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Finely Made 

Greg Shelman has realized a lifelong love of wine in Craftsman Winery

click to enlarge The Shelmans at Craftsman Winery's tasting room in Kendall Yards. - QUINN WESTERN
  • Quinn Western
  • The Shelmans at Craftsman Winery's tasting room in Kendall Yards.

Greg Shelman became a wine connoisseur at 14 years old. He has the card from a Napa Valley winery to prove it. He couldn't drink, of course. But he held the corks up to his nostrils and was so enamored by the scent that he carried those corks around in his pocket for days.

Shelman is all grown up now and has salt-and-pepper hair, a wife and adult children, and a new tasting room at Kendall Yards for his Craftsman Winery.

His love of wine stayed with him through pharmacy school and then his downtown furniture business, Shelman Handcrafted. It's a skill that comes through in all of the woodwork in the tasting room. He constructed the bar, and the woodwork on the wall and ceiling. On an opposing yellow wall is the bright, painted-thread artwork by local artist Christina Rothe.

The name, Craftsman Winery, comes from his passion for craftsmanship and the attention to detail he believes are needed in creating both furniture and wine.

"I think we take way more credit as a winemaker than we're due," Shelman says. "[Winemaking] is thousands and thousands years old, by craftsmen paying attention to detail and trying to do things the right way."

Shelman returned to Washington State University in 2003 and was the first to graduate from its viticulture and enology program.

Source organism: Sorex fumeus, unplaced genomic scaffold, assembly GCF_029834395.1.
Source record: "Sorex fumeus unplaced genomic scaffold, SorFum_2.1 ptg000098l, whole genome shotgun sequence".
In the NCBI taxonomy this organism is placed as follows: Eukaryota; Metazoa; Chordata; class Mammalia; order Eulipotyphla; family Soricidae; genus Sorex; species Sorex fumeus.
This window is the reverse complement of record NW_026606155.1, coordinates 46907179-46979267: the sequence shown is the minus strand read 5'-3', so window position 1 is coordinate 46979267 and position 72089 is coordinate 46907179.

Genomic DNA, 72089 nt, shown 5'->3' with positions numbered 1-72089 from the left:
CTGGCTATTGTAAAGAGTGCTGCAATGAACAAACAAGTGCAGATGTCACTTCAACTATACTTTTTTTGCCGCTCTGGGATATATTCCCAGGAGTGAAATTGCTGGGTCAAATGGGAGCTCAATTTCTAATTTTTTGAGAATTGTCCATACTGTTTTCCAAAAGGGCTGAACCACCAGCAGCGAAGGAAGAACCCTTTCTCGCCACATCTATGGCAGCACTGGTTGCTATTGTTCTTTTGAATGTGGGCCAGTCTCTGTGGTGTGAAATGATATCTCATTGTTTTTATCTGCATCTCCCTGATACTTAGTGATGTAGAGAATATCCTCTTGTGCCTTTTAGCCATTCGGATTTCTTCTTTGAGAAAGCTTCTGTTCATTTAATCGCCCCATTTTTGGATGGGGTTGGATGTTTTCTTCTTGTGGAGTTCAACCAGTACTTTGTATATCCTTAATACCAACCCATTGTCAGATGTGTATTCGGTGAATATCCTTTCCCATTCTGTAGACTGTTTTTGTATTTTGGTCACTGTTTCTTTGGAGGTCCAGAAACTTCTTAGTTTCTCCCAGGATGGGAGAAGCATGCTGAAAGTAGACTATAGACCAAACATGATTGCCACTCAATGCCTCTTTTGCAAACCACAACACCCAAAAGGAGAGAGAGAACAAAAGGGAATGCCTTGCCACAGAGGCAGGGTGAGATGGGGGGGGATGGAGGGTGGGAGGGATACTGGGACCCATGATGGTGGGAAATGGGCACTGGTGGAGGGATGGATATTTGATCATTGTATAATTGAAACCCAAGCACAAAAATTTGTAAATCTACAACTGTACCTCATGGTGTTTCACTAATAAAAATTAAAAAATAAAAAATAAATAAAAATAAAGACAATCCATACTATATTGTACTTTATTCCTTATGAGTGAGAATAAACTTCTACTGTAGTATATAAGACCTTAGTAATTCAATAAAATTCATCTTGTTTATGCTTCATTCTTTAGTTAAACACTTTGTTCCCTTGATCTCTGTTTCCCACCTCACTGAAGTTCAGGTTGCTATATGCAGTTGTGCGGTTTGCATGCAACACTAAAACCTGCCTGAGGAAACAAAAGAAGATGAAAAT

He does a traditional cold soak method, utilizes gravity instead of pumps to minimize oxygen, and possesses French oak barrels that are made with the same wood as the bar in the tasting room. On the shelf right now sits a pinot noir, a merlot/pinot noir blend, a syrah, a Cabernet Sauvignon and the Mattawa red (a syrah/Cabernet Sauvignon blend).

Serving a pinot noir is already a standout, since most of these grapes in Washington are used for sparkling wine. But that detail is out-wined by the unique co-fermentation between merlot and pinot noir, of which Shelman only made 75 cases.

"This came about not by artistic design," he laughs.

Shelman didn't have enough merlot, so he made up the difference with the extra pinot he had. It's a blend that comes as a surprise to most who visit the tasting room, but it's a pleasant surprise.

"Jeremiah was a bullfrog, but he always had some mighty fine wine," he says, smiling. "That's what I hope to have: mighty fine wine." ♦

Craftsman Winery • 1194 W. Summit Pkwy. • Open Tue-Thu, 2-8 pm; Fri-Sat, 2-10 pm; Sun, 2-6 pm • craftsmanwinery.com • 328-3960

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